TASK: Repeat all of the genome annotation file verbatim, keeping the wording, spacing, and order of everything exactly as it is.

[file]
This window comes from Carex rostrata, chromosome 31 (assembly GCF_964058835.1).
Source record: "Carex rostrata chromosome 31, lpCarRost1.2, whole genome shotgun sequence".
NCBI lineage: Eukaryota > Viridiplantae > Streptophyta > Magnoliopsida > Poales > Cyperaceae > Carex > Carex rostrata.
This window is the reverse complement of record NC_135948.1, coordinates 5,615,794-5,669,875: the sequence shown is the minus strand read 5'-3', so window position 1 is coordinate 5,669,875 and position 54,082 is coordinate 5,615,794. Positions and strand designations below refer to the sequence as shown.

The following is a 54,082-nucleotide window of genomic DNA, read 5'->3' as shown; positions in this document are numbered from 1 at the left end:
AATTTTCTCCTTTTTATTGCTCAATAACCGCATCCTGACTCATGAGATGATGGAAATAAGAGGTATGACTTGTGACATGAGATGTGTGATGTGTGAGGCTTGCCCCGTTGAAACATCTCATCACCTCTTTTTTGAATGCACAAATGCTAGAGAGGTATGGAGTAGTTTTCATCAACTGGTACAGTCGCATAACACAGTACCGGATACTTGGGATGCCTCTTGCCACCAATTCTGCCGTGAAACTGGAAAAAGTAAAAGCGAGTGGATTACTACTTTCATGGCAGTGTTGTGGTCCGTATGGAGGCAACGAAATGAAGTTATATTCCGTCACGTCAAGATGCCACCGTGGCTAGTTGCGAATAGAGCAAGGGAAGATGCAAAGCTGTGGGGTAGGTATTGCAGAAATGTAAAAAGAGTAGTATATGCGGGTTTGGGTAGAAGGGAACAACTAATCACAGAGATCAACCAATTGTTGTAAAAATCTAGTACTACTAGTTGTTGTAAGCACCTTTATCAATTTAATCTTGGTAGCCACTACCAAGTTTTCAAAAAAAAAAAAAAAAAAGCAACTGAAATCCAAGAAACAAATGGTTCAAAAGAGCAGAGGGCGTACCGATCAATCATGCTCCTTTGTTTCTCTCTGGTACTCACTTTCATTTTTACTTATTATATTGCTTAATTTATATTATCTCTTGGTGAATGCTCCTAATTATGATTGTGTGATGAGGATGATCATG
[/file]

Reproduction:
This window comes from Carex rostrata, chromosome 31 (assembly GCF_964058835.1).
Source record: "Carex rostrata chromosome 31, lpCarRost1.2, whole genome shotgun sequence".
NCBI lineage: Eukaryota > Viridiplantae > Streptophyta > Magnoliopsida > Poales > Cyperaceae > Carex > Carex rostrata.
This window is the reverse complement of record NC_135948.1, coordinates 5,615,794-5,669,875: the sequence shown is the minus strand read 5'-3', so window position 1 is coordinate 5,669,875 and position 54,082 is coordinate 5,615,794. Positions and strand designations below refer to the sequence as shown.

The following is a 54,082-nucleotide window of genomic DNA, read 5'->3' as shown; positions in this document are numbered from 1 at the left end:
AATTTTCTCCTTTTTATTGCTCAATAACCGCATCCTGACTCATGAGATGATGGAAATAAGAGGTATGACTTGTGACATGAGATGTGTGATGTGTGAGGCTTGCCCCGTTGAAACATCTCATCACCTCTTTTTTGAATGCACAAATGCTAGAGAGGTATGGAGTAGTTTTCATCAACTGGTACAGTCGCATAACACAGTACCGGATACTTGGGATGCCTCTTGCCACCAATTCTGCCGTGAAACTGGAAAAAGTAAAAGCGAGTGGATTACTACTTTCATGGCAGTGTTGTGGTCCGTATGGAGGCAACGAAATGAAGTTATATTCCGTCACGTCAAGATGCCACCGTGGCTAGTTGCGAATAGAGCAAGGGAAGATGCAAAGCTGTGGGGTAGGTATTGCAGAAATGTAAAAAGAGTAGTATATGCGGGTTTGGGTAGAAGGGAACAACTAATCACAGAGATCAACCAATTGTTGTAAAAATCTAGTACTACTAGTTGTTGTAAGCACCTTTATCAATTTAATCTTGGTAGCCACTACCAAGTTTTCAAAAAAAAAAAAAAAAAAGCAACTGAAATCCAAGAAACAAATGGTTCAAAAGAGCAGAGGGCGTACCGATCAATCATGCTCCTTTGTTTCTCTCTGGTACTCACTTTCATTTTTACTTATTATATTGCTTAATTTATATTATCTCTTGGTGAATGCTCCTAATTATGATTGTGTGATGAGGATGATCATG